By spending 4-5 months a year with his grandchildren, Ijaz was a rejuvenated soul on his return to Karachi, where he was often spotted at National Stadium, mixing with old cricket acquatanvies. He suffered his second stroke in May 2018 in Karachi and has not completely recovered but still continues to face daily challenges with great determination and patience.


In his first-class career (1956-57 to 1975-76), Ijaz represented Bahawalpur, Bahawalpur and Multan, Central Zone, Multan, Railways, Railways Reds, Karachi, PWD, National Bank B and National Bank, in 81 matches, scoring 4476 runs @ 33.65 with 8 hundreds and 18 fifties, caught 119 and stumped 13 and claimed 16 wickets @ 25.00, with a career-best of 5-37.


Iqbal Qasim – ‘I came across Ijaz Khapra at the beginning of my career at National Bank, where he was batsman first and secondly wicket-keeper. He spoke of his disappointment and the treatment meted out by the national selectors. As someone from Bahawalpur, he didn’t have the PR or the backing to push his case. I saw him as a mentor who advised me on all aspects of the game, whether it was a KCA trial, off the field behaviour or bowling in unhelpful conditions. I was so glad he was able to build his life in UAE and after the birth of his son Zeeshan, he was a contended soul.’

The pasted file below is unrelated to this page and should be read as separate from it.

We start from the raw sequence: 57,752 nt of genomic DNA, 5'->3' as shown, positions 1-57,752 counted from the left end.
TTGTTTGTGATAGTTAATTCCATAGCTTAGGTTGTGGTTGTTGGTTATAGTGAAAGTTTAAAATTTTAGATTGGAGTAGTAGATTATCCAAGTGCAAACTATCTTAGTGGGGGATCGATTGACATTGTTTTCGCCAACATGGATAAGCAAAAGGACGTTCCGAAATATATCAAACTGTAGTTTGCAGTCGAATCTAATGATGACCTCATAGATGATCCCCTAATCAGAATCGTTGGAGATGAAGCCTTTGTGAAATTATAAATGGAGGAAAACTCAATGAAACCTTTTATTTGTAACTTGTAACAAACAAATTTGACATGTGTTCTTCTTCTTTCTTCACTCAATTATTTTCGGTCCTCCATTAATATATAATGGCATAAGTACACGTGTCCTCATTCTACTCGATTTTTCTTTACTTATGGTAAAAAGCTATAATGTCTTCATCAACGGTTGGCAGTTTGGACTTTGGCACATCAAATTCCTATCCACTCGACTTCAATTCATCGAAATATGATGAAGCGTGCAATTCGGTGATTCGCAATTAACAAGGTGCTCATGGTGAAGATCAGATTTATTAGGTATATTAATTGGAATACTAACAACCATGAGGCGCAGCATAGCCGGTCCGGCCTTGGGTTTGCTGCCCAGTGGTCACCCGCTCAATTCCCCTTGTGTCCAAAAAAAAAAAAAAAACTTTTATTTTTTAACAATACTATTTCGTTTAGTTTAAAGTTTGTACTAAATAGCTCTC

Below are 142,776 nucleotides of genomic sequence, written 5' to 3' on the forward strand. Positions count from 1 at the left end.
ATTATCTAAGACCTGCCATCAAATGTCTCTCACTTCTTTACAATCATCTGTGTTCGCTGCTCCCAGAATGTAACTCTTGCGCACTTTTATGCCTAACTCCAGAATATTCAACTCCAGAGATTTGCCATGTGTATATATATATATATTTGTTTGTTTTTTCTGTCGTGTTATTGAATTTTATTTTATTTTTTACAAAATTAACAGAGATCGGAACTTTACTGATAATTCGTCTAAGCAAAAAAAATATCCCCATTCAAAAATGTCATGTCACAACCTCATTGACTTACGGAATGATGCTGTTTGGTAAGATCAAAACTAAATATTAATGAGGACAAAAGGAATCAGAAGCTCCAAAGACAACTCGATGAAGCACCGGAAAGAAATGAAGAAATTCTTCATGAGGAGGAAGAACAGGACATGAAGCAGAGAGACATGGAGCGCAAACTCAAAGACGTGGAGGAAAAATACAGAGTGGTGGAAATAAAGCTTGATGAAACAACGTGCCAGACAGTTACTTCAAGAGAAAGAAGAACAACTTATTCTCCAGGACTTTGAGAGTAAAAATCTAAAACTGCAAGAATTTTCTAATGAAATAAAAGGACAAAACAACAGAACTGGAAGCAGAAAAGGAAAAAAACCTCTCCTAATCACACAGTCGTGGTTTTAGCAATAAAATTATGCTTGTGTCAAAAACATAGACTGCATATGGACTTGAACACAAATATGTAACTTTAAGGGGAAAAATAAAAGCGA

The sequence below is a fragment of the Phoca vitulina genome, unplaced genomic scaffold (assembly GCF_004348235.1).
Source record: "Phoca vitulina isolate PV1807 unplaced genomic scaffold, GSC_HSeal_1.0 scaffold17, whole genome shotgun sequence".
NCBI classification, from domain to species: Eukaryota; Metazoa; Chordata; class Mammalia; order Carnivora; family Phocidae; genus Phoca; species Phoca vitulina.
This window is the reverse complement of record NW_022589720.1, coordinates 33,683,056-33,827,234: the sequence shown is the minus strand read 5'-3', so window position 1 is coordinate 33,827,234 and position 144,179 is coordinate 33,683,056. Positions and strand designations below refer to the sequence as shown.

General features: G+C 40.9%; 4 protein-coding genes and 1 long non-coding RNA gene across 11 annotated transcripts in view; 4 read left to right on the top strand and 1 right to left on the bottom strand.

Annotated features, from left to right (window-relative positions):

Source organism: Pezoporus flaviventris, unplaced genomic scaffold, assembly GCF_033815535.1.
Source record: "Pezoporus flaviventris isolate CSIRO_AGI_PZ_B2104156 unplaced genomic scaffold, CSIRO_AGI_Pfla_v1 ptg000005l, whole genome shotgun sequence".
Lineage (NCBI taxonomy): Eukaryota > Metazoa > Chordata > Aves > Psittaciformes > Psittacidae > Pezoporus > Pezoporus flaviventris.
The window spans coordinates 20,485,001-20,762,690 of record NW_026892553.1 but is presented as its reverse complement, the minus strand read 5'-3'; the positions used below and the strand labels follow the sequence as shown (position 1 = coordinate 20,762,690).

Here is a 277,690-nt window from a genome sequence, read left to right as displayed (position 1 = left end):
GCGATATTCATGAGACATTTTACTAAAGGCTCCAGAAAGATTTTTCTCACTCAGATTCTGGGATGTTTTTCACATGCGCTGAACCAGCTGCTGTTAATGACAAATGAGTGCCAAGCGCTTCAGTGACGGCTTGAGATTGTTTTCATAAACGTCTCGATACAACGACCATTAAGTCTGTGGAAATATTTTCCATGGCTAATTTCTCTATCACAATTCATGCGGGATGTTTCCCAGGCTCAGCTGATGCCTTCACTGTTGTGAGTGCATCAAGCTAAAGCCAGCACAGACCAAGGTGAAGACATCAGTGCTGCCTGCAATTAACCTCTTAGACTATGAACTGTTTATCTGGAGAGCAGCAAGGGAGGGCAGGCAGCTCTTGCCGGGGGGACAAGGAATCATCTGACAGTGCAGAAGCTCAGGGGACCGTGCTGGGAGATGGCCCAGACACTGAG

Majid Khan – ‘Ijaz Khapra was with me on the Eaglets tour to England in 1963. As a second wicketkeeper, he had a relatively quiet tour but in 1966-67 winter won selection for the Pakistan u-25 against the touring MCC u-25 team and did reasonably well. It was a disadvantage for he came from Bahawalpur and the selectors were not known to look beyond Karachi and Lahore. In the second half of the 1960s, Ijaz was in direct competition with the likes of Abdul Kadir, Naushad Ali and Fasih-ud-din, for they all opened the batting and kept wickets.’

Saleem Altaf : ‘What I can’t understand to this day is that if Ijaz Khapra was good enough to be picked against the 1966-67 Ceylon team at home, why could he not go to England on the 1967 tour. I recall him being primarily a batsman, who kept wickets and he took a nice running catch, a top edge off my bowling against Ceylon. He was a stubborn batsman and needed a real effort to remove from the crease.’

Zaheer Abbas : ‘Ijaz Khapra was senior to me and I had heard a lot about his qualities as a cricketer. In the 1968-69 season we both represented PWD and I remember having a partnership (96 runs) with him and Ijaz went out to score a hundred, against PIA at National Stadium, Karachi. He had a sold batting technique and it was always a joy to catch up with him in Sharjah.’

Shafiq Ahmed : ‘I had a couple of seasons with Ijaz Khapra when he was at National Bank and then would move on to UAE. He was a good batsman and very adept at playing sweep shot, often from middle stump, with a success ratio of 98%. Only Imtiaz Ahmed in Pakistan, previously had mastered that stroke at all levels of cricket. He had a good technique as an opening batsman and could bat for longer periods but I always thought he played spinners better and did prize his wicket. I believe one with a humble background and somewhat submissive nature and having come from Bahawalpur, Ijaz’s rise to the top would have been very difficult.’

The author wishes to thank Ijaz’s son Zeeshan for details and the photos and the four former Pakistan cricketers for their impressions.